- Disputes with GST authorities on tax evasion and defaults
- Disputes with Income Tax authorities
- Disputes with Customs authorities
Debt recovery applications
The Debt Recovery Tribunal is a government body formed under the Recovery of Debts and Bankruptcy Act (RDB Act), 1993. Its function is to recover debts from individuals and businesses, payable to banks and financial institutions.
Debt recovery applications filed against a third party by creditors clearly indicate financial trouble. If you notice many such applications being filed against a third party, it may signal that the party is engaged in financial misappropriation and is potentially a high-risk entity.
Insolvency applications or petitions are filed when an entity is not able to pay debts accrued from operational creditors such as their suppliers, vendors, and financial creditors such as banks and NBFCs. In India, the insolvency procedure is governed by the Insolvency and Bankruptcy Code of 2013. Insolvency petitions can be filed at the district court where the entity lives or conducts business, which may then be transferred to concerned tribunals such as the NCLT. Insolvency applications can also be filed by creditors such as banks and lenders against a party.
If the litigation data shows insolvency petitions filed by or against your vendor, you should reassess your relationship with the third party.
Liquidation is the process of dissolving a company during which the assets of the company are sold and paid to the owners and creditors.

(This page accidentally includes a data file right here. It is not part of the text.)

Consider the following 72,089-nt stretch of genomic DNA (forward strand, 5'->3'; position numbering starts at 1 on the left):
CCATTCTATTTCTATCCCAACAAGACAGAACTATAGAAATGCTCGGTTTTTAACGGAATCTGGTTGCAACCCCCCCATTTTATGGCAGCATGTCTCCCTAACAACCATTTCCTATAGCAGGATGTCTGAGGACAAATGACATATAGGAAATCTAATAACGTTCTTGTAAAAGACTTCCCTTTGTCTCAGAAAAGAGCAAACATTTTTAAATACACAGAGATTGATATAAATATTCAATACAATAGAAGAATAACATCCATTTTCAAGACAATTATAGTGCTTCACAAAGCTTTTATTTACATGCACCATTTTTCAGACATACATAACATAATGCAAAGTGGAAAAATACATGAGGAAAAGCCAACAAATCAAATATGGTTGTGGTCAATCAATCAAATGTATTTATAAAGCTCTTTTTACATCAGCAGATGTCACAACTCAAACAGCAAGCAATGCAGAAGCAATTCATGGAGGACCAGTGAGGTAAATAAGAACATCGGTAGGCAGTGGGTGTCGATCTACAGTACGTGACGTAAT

If you see liquidation orders against your target entity, it means that the company is insolvent and defunct and is a risky venture.
You should also note that there are various other indicators that you can use to determine whether the third party is a risky one. For instance, you can check if the third party has been involved in fraud, cheating, or criminal cases. The most common criminal activities include money laundering, fraud, drug trafficking, human trafficking, extortion, murder, etc.
If you notice lots of criminal litigation cases being filed against a third party, it’s a clear indicator that the party is embroiled in criminal activity.
Labour related litigation
Labour-related litigation arises due to improper labour relations. Such disputes may involve employees, employers, unions, trade unions, workers compensation boards, insurance companies, etc.
Labour-related litigation is a crucial signal for understanding labour compliance issues that the entity has faced in the past.
Civil disputes are conflicts with customers on contracts, property disputes with landlords, and various other altercations that tell a lot about the third party. You should also watch out for civil disputes involving employees, as this indicates the possibility of an employee dispute.
Civil disputes are primarily about the private rights and obligations of the third party. Nevertheless, it’s an important determiner of the risks involved in entering into a business relationship with the party.
Litigation data is an invaluable source of information when conducting risk assessments and due diligence on your vendors and suppliers. The Govt. of India makes this data available for businesses to conduct the required verification on counterparties. Given today’s technology, you do not have to engage with a Law Firm or deploy a consultant to run these checks on an ongoing basis. Due diligence platforms like SignalX run deep checks on Litigation Data on any given target; all that is required is the party’s name.
Try SignalX today.